I’ve heard less about New Year’s resolutions this December than I’ve heard in any year in recent memory. It seems as if almost everyone I know is far more concerned with the end of the world as we know it than with making positive changes in the coming year. Whether or not you spend December 31 in a survival bunker, my suggestion for you is to take one step toward becoming a better trainer next year. For some of you, I hope that step involves obtaining the Certified Technical Trainer (CTT) credential.
Many readers have already expressed interest in CTT. In this first of a series of articles on the CTT program, I’ll give you the history behind the program.
How did the CTT program come about?
The CTT program grew out of a collaboration between the Computer Education Management Association (CedMA) and the Information Technology Training Association (ITTA). The goal of this collaboration was to eliminate duplication and overlap between a number of different instructor credentials, thereby establishing a standard of excellence in training delivery. According to Judy Lauter, CTT Program Manager, CedMA and ITTA were hammering out a set of training standards when they came upon the work of the International Board of Standards for Training, Performance, and Instruction (ibstpi), a nonprofit entity founded in 1984 to promote excellence and consistency in training, performance, and instruction. The core training competencies of ibstpi became the cornerstone of CTT.
The Chauncey Group, an occupational assessment and testing organization that is a subsidiary of Educational Testing Services, was charged with administering the CTT program. Since its inception in 1996, over 4,000 trainers have become certified, with a sharp increase in growth over the last two years as more industries outside of the IT field have recognized the value of CTT certification. Lauren Hebert, who is responsible for CTT strategy and direction, said, “[CTT] has been seen as an answer to the demand for standards within the corporate sector and within training organizations,” she said. “Within five years,” she continued, “we want to be the worldwide standard for instructional performance, increase our work with different constituencies, and become better known internationally.”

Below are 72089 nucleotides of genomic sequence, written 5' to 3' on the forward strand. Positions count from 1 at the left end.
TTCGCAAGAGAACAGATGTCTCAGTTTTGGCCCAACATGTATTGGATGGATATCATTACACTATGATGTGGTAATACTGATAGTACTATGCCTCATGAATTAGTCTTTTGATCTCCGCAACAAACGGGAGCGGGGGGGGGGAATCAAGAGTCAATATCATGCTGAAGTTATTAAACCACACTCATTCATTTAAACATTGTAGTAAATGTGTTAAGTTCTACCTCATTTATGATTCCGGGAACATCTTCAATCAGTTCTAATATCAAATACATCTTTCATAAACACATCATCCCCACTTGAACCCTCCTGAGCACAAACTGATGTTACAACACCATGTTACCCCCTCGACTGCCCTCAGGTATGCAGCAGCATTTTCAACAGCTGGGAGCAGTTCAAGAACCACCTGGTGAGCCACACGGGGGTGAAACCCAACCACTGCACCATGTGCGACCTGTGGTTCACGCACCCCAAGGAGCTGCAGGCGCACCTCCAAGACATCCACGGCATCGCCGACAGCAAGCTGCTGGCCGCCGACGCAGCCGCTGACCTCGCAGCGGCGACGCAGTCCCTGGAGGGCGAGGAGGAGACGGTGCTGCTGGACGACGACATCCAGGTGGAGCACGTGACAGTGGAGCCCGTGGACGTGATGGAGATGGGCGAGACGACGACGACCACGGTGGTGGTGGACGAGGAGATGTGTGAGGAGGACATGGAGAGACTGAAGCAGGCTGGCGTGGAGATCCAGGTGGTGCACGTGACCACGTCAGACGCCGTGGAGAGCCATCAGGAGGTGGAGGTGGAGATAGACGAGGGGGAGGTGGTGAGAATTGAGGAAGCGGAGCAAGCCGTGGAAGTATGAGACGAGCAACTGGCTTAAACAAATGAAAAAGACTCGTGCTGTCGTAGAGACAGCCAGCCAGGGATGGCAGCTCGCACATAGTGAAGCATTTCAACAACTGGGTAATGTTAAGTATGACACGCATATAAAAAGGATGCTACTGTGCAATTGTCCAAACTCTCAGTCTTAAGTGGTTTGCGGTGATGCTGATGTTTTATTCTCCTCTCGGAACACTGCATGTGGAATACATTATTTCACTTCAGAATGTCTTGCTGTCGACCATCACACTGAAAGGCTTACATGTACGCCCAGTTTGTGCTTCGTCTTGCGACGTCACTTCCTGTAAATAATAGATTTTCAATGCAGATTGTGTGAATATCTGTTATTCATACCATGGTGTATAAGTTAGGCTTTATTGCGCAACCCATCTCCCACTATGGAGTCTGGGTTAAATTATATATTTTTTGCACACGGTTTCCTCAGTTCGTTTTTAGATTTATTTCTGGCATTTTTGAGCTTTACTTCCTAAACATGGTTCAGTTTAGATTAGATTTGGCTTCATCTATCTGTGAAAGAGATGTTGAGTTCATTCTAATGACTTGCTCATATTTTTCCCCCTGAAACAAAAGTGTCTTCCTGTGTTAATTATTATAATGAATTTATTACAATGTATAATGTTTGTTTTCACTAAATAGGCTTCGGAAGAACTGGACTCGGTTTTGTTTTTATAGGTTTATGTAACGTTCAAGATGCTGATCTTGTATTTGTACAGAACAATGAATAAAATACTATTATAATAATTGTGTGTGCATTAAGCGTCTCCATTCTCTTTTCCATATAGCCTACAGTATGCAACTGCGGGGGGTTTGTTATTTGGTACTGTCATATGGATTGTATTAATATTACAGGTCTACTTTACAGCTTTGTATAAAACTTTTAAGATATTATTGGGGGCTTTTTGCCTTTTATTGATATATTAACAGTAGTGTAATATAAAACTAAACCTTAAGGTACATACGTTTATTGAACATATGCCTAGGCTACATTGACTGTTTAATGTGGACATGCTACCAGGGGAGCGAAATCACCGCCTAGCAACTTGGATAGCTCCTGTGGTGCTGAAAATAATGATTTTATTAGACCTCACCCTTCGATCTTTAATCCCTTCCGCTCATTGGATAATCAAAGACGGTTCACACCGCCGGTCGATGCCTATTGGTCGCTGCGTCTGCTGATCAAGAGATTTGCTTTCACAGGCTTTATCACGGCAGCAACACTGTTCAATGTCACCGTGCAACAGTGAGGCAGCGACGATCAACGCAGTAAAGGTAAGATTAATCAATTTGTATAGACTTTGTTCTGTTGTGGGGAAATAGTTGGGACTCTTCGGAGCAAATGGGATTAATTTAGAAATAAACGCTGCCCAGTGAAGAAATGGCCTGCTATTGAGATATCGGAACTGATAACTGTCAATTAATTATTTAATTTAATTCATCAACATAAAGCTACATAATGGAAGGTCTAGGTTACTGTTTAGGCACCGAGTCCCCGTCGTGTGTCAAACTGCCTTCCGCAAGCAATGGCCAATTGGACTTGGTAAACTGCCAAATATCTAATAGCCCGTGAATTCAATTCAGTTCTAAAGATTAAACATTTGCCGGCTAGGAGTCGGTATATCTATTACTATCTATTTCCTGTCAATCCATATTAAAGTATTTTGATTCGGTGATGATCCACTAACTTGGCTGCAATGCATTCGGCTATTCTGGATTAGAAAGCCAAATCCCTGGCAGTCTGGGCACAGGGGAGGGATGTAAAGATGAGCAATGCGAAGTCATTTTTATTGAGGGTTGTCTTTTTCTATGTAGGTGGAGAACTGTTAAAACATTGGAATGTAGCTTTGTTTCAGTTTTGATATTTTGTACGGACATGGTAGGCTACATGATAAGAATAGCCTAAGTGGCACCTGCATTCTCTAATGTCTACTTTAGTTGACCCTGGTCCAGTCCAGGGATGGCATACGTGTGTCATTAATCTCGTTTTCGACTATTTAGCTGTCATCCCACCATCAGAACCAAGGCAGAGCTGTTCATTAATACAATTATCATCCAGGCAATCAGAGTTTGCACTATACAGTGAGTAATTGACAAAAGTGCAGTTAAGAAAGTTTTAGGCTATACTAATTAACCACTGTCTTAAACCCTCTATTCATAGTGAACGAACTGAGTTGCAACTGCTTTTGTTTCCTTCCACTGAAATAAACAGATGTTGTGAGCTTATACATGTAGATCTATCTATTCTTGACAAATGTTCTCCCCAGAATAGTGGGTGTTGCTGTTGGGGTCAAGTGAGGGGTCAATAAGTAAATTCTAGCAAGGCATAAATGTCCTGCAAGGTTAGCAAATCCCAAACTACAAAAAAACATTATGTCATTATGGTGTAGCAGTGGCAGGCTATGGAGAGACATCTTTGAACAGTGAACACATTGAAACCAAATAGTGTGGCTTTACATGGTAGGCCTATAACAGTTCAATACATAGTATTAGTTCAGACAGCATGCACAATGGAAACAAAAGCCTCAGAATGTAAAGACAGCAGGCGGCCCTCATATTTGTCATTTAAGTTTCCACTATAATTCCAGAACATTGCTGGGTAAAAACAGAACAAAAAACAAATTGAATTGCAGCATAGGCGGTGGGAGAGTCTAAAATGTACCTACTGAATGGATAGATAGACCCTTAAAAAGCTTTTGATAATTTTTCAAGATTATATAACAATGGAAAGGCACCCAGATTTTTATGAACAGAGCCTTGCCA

Part of the strategy for reaching these goals is overcoming cross-cultural barriers between disciplines and countries. The recent increase in the number of certifications granted, coupled with increased acceptance in fields as diverse as manufacturing technology, project management, and human resources training, would indicate that the strategy is working.
Ensuring that CTT remains viable
The Chauncey Group is committed to ensuring that CTT remains viable as technologies of all types advance. The group uses a CTT survey (available on the Chauncey Group Web site) as the primary tool for maintaining contact with real-world trainers and the training community. The survey contains questions on the relevancy of all aspects of the test. So far, so good. According to Hebert, the data shows “no surprises at all,” so for now there are no plans to change or adjust the actual test content in any way.
Expanding CTT’s presence
In addition to promoting CTT through trade shows and conferences, the Chauncey Group is considering expanding CTT’s presence through third-party preparation of external courseware or training to help with the computer-based test and/or video performance preparation.
Hebert said the program is just showing the tip of the iceberg in terms of implementation in organizations and industries. She wants the CTT designation to be regarded as a benchmark of training excellence. She also encourages each and every trainer to view CTT as an adjunct to train-the-trainer programs and other developmental tools. “They’re all part of the equation,” she said. “We are here to stay, to deliver benefits and value, for now and for the future.”
In the second installment of this article, I’ll give you my perspective on the certification process, with some tips on preparing for and passing both the written test and the video performance assessment.
Bob Potemski, MS, CTT, is a writer and trainer transplanted from New York. He and his five dogs now make their home in the Midwest. Bob has a bachelor’s degree in science from Rensselaer Polytechnic Institute and a master’s degree in counseling from Long Island University. He has spent the last 10 years working in human development.
If you have a technical certification you’d like to suggest for technical trainers, please let us know by posting your comments at the bottom of this page.